Salvation at anchor

Aboard a boat named salvation

Crew salvages stormy crossing

Have you ever felt momentary weightlessness as you went over the top of a roller coaster while the safety bar held you snug in place? Or the free fall as you enter right and left turns at breakneck speed while climbing and descending at gut-wrenching angles? That’s what we experienced in the Gulf of Mexico aboard Salvation, my 42-foot blue-hulled sailboat.

We had no safety bars—only an incredible, constant, unpredictable motion that forced us down on all fours. We would pray for a lull, then creep, crawl or leap to find a safe spot. When a wave hit, an object—maybe a crewmate—would fly into us, sending us both airborne. The bruises mounted quickly.

My eighth trip across the Gulf started out uneventful. My crew of experienced sailors and military officers also happened to be some of my best friends: David, Susan and my brother-in-law Gerald, who was making his fourth trip between Florida’s Emerald Coast and Key West aboard Salvation.

Everyone had arrived in Destin, Fla., the Sunday before our Tuesday morning departure. We spent Sunday and Monday familiarizing the crew with the boat’s equipment and procedures. To make the three-night, four-day trip across the Gulf from Panama City to Key West, the crew had to be proficient in every aspect of the boat’s operation and emergency procedures.

On Tuesday morning, we powered down to West Bay and Panama City in a dead calm. By evening twilight, we had entered the Gulf through Panama City Pass.

At dawn on the second day, the boat powered through flat, mirror-like horizonless seas. That afternoon a pod of dolphins appeared from the east and headed straight for the bowsprit. I wedged myself between the jib and the rail and leaned as far forward as possible to watch the dolphins effortlessly ride the bow wave. Occasionally, one would turn on its side, and I realized they were looking up at me as I looked at them. They seemed to take turns, from largest to smallest, moving clockwise around the boat as if moving around the points of a compass.

Early Thursday morning, I contacted our weather router for the daily forecast: A cold front with winds gusting to at least 35 knots was headed our way. We would also encounter a 12- to 15-foot following sea, so we readied ourselves for the difficult night to come.

At 2015, Gerald and I were on deck while Dave and Susan were fast asleep below. We heard an ominous sound as the winds increased and the boat suddenly heeled to port. There was no rain or lightning—just loud, frightening, strong wind as the boat began to heel and yaw uncomfortably. With even heavier winds coming, I didn’t want to lose control of the boat, so I decided to heave to.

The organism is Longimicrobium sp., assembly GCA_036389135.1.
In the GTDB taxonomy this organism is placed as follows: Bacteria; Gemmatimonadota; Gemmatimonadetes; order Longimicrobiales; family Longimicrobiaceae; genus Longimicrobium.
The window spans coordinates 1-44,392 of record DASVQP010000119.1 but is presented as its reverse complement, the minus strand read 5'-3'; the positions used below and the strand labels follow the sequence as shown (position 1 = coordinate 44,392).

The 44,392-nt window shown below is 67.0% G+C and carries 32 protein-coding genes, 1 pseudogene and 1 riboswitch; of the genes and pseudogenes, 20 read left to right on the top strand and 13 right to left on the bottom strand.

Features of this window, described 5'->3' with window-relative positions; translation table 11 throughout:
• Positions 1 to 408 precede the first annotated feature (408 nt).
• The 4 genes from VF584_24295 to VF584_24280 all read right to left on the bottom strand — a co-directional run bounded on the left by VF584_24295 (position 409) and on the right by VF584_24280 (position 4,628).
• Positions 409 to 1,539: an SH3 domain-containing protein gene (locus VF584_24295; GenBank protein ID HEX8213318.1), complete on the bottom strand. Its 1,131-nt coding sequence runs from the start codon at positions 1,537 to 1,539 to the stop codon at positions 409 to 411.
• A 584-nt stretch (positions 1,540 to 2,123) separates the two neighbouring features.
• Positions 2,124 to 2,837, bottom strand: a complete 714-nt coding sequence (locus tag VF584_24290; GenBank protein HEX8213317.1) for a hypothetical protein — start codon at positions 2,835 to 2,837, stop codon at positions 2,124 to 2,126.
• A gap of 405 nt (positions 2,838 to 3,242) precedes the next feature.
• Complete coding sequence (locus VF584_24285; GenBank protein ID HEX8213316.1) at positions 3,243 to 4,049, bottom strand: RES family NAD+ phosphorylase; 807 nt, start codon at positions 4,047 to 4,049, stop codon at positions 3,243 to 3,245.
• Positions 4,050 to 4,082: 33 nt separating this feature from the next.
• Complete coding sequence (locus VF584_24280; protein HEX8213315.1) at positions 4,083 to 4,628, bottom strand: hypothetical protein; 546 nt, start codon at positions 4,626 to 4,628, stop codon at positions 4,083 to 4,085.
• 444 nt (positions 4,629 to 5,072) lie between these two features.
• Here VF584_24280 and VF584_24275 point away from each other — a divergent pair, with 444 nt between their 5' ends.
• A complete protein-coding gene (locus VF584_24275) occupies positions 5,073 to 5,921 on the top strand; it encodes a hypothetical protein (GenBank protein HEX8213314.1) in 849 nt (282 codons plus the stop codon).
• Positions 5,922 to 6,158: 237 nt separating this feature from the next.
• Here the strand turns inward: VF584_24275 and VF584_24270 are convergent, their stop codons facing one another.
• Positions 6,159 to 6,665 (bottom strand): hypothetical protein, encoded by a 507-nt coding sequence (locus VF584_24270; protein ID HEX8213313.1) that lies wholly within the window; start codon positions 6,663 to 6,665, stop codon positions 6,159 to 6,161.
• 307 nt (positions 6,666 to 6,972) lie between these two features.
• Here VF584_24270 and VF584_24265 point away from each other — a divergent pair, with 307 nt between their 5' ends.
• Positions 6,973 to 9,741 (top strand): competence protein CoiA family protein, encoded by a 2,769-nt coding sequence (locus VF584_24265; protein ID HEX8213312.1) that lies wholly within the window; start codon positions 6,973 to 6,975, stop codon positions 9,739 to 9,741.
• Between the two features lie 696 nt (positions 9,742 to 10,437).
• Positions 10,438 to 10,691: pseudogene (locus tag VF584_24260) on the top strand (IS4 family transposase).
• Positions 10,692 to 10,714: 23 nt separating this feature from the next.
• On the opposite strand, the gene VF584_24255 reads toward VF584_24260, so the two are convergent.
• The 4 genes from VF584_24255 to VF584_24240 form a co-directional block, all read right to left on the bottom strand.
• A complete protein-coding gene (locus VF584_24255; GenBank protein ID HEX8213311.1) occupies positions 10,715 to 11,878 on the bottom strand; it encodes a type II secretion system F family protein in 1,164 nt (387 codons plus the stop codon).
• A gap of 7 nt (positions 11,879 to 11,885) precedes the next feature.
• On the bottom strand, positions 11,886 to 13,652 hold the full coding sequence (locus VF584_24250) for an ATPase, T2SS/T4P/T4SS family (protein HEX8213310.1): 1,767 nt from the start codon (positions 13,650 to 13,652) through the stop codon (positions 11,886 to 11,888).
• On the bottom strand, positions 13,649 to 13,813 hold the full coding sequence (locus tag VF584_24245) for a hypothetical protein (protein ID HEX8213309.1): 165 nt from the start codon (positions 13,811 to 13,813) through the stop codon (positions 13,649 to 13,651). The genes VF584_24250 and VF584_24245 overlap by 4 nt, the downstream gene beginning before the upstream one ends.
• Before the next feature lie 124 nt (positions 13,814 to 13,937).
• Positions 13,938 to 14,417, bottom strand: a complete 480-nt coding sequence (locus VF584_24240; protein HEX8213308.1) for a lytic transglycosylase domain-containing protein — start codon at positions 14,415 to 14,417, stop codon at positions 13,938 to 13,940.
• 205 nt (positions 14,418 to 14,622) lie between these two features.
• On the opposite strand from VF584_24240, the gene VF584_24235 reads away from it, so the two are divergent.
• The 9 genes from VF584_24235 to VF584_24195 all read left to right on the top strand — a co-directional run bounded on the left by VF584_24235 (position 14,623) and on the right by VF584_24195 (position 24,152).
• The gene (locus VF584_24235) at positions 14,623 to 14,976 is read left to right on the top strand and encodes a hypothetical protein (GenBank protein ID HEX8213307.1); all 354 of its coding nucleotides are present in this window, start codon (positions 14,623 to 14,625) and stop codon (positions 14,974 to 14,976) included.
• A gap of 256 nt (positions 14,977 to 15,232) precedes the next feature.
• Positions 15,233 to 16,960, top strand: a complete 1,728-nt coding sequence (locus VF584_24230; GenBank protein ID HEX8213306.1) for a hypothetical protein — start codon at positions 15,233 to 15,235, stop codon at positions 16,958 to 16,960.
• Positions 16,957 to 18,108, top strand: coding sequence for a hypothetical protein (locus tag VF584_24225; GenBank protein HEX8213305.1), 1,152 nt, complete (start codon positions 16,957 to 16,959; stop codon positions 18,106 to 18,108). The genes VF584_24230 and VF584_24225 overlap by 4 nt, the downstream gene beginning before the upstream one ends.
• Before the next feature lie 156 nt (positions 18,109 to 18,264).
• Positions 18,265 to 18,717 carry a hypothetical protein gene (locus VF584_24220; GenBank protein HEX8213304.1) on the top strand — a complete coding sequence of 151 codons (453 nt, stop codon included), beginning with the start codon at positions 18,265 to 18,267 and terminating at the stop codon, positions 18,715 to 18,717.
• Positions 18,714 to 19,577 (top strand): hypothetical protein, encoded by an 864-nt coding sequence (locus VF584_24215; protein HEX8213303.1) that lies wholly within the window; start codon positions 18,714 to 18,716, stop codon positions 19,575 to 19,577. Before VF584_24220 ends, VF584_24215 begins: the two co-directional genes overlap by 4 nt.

The violence temporarily eased, but within minutes, drenching waves crashed on deck. In no time, I was shivering. I sent everyone below while I secured the boat. Afterward, I joined the crew below. The wind and waves tossed us around, but at least we were warm. Being dry, warm and seasick was better than being wet, cold and seasick.

After a few hours, I climbed up the companionway. The wind was blowing just as hard as before, if not harder, but the sky was clear and the stars were out. Meanwhile, everyone below was trying to sleep in a very uncomfortable sea.

Hoping that the boat’s motion under way would be less taxing on the crew, Gerald and I climbed into the cockpit, and at 0330 Salvation was headed southbound under partial jib. We wore harnesses and were wedged into the boat so tightly that we felt like seat-belted drivers. The boat twisted, heeled and yawed through seas we could not see, but we retained control throughout the exhilarating ride.

The cold was unrelenting, and by 0455 I was shivering uncontrollably. Fortunately, Dave was ready to come on deck and share the conn with Gerald. By 0520, I was tied into the bunk, warm and secure in dry clothes.

I awoke at 0800 to bright sunlight through the ports and the occasional sound of laughter. The boat’s motion was more pronounced than before, and it took me 30 minutes to get dressed, as I had to wedge myself in one place to keep from falling. Crawling from the cabin, to the head, to the navigation station to check our position and then to the companionway was a real chore. After what seemed like an eternity, I opened the companionway doors to get on deck.

I looked up to find Gerald and Dave behind the wheel, huge smiles on their faces. Behind them, a mountain of blue-green water blotted out the sky. As the water rose higher, so did the boat’s aft. Holding on to keep from falling back into the companionway, I realized that Salvation was surfing down a wave toward a deep trough in 12- to 15-foot seas. After some maneuvering, I was harnessed in the cockpit, enjoying the ride.

To starboard we saw a dolphin leap from the top of a wave about 30 feet over the trough and into the crest of another. The next wave found the boat in the valley between two ridges of water, and we looked up to see dolphins leaping over the boat from the crest behind us to the one we were climbing. Later, as we approached Smith Shoal and the Northwest Channel entrance, the waves began to subside and we felt the warmth of the sun once again. Within hours, we made landfall at Key West Bight and were greeted by friends and family who had heard that we were coming home in the midst of small-craft warnings.

This thrilling experience filled us with a sense of accomplishment and thankfulness befitting the crew of a boat named Salvation.